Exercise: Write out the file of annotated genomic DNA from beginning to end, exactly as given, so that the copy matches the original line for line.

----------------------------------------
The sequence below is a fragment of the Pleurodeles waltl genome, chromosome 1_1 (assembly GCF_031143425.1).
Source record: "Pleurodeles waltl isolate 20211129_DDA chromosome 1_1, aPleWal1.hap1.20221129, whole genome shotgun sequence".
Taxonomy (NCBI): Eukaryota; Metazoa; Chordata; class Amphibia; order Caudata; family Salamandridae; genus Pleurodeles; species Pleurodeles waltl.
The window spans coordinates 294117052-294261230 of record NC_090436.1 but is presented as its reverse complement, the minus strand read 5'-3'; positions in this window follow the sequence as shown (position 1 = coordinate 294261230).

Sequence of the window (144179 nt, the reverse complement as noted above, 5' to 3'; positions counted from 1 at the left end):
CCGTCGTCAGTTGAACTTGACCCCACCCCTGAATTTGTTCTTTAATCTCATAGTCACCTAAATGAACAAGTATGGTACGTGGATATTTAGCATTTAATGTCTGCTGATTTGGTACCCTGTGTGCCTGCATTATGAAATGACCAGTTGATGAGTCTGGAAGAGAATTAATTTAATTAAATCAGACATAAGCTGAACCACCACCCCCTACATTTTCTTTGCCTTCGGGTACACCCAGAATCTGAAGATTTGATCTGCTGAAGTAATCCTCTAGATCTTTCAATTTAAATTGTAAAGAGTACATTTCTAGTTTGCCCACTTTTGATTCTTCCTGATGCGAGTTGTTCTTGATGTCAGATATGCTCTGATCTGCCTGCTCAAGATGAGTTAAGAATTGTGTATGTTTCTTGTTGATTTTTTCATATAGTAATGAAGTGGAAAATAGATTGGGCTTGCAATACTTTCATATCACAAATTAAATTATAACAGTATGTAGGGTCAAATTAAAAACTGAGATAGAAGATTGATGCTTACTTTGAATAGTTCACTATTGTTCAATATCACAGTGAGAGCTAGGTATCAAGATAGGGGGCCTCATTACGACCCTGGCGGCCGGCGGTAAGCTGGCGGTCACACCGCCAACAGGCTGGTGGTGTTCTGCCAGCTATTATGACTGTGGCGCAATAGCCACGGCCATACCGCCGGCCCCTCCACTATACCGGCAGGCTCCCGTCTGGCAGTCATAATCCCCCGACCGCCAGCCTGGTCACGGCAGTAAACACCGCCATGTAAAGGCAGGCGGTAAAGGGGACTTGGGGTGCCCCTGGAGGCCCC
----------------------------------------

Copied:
The sequence below is a fragment of the Pleurodeles waltl genome, chromosome 1_1 (assembly GCF_031143425.1).
Source record: "Pleurodeles waltl isolate 20211129_DDA chromosome 1_1, aPleWal1.hap1.20221129, whole genome shotgun sequence".
Taxonomy (NCBI): Eukaryota; Metazoa; Chordata; class Amphibia; order Caudata; family Salamandridae; genus Pleurodeles; species Pleurodeles waltl.
The window spans coordinates 294117052-294261230 of record NC_090436.1 but is presented as its reverse complement, the minus strand read 5'-3'; positions in this window follow the sequence as shown (position 1 = coordinate 294261230).

Sequence of the window (144179 nt, the reverse complement as noted above, 5' to 3'; positions counted from 1 at the left end):
CCGTCGTCAGTTGAACTTGACCCCACCCCTGAATTTGTTCTTTAATCTCATAGTCACCTAAATGAACAAGTATGGTACGTGGATATTTAGCATTTAATGTCTGCTGATTTGGTACCCTGTGTGCCTGCATTATGAAATGACCAGTTGATGAGTCTGGAAGAGAATTAATTTAATTAAATCAGACATAAGCTGAACCACCACCCCCTACATTTTCTTTGCCTTCGGGTACACCCAGAATCTGAAGATTTGATCTGCTGAAGTAATCCTCTAGATCTTTCAATTTAAATTGTAAAGAGTACATTTCTAGTTTGCCCACTTTTGATTCTTCCTGATGCGAGTTGTTCTTGATGTCAGATATGCTCTGATCTGCCTGCTCAAGATGAGTTAAGAATTGTGTATGTTTCTTGTTGATTTTTTCATATAGTAATGAAGTGGAAAATAGATTGGGCTTGCAATACTTTCATATCACAAATTAAATTATAACAGTATGTAGGGTCAAATTAAAAACTGAGATAGAAGATTGATGCTTACTTTGAATAGTTCACTATTGTTCAATATCACAGTGAGAGCTAGGTATCAAGATAGGGGGCCTCATTACGACCCTGGCGGCCGGCGGTAAGCTGGCGGTCACACCGCCAACAGGCTGGTGGTGTTCTGCCAGCTATTATGACTGTGGCGCAATAGCCACGGCCATACCGCCGGCCCCTCCACTATACCGGCAGGCTCCCGTCTGGCAGTCATAATCCCCCGACCGCCAGCCTGGTCACGGCAGTAAACACCGCCATGTAAAGGCAGGCGGTAAAGGGGACTTGGGGTGCCCCTGGAGGCCCC